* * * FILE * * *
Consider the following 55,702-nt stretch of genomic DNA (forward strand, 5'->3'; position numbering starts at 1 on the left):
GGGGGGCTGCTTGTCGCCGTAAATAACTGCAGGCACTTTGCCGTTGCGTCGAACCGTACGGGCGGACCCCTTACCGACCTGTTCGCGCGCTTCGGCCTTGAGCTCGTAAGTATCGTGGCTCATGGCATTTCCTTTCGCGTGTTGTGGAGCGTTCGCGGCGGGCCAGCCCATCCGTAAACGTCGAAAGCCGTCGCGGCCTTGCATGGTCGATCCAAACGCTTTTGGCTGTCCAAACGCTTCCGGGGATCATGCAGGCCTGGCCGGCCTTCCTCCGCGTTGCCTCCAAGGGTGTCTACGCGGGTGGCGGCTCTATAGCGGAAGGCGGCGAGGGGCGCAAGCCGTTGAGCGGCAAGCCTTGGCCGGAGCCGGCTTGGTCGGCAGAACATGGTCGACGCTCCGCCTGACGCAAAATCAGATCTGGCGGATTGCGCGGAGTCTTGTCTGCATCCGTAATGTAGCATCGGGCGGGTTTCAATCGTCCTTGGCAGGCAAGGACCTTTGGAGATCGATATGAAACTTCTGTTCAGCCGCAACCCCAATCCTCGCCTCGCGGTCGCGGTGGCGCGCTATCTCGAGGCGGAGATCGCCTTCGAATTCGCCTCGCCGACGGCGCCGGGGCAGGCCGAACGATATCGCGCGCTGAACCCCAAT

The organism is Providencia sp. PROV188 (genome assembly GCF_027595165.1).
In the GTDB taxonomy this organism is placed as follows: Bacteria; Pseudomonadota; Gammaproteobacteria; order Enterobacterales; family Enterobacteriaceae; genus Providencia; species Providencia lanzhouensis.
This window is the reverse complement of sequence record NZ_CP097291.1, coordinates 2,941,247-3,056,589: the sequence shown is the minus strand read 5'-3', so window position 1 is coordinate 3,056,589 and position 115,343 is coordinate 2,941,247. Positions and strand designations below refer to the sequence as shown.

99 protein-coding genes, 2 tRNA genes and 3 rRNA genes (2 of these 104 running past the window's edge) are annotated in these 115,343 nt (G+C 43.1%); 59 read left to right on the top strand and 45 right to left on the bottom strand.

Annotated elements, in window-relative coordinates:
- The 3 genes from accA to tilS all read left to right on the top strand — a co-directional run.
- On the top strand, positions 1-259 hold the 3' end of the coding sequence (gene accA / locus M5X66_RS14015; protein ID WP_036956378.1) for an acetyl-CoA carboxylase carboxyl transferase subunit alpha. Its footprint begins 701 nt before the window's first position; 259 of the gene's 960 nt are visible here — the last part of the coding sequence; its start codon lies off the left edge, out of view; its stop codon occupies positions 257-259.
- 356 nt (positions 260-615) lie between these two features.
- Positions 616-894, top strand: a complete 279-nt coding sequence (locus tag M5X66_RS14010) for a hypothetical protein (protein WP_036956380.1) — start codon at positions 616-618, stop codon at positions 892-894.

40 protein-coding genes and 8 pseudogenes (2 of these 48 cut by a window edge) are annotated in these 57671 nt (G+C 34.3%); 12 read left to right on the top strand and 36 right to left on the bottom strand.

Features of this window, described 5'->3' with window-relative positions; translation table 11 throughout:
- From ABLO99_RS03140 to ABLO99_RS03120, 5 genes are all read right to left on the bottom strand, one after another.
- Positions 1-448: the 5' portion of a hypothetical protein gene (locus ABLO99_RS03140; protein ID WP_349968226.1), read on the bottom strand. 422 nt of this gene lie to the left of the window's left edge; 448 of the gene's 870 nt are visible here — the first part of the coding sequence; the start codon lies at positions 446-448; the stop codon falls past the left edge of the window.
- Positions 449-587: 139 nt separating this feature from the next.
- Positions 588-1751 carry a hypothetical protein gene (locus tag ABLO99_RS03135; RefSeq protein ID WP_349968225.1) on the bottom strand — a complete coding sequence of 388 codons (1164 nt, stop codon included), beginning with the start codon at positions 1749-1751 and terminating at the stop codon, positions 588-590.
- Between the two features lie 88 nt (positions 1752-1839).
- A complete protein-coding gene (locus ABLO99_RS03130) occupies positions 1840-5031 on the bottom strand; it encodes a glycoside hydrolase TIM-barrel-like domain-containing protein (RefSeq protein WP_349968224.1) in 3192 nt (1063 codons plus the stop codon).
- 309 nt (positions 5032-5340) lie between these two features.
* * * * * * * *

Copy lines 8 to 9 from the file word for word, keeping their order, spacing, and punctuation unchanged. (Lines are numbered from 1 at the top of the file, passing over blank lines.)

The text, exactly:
- The 3 genes from accA to tilS all read left to right on the top strand — a co-directional run.
- On the top strand, positions 1-259 hold the 3' end of the coding sequence (gene accA / locus M5X66_RS14015; protein ID WP_036956378.1) for an acetyl-CoA carboxylase carboxyl transferase subunit alpha. Its footprint begins 701 nt before the window's first position; 259 of the gene's 960 nt are visible here — the last part of the coding sequence; its start codon lies off the left edge, out of view; its stop codon occupies positions 257-259.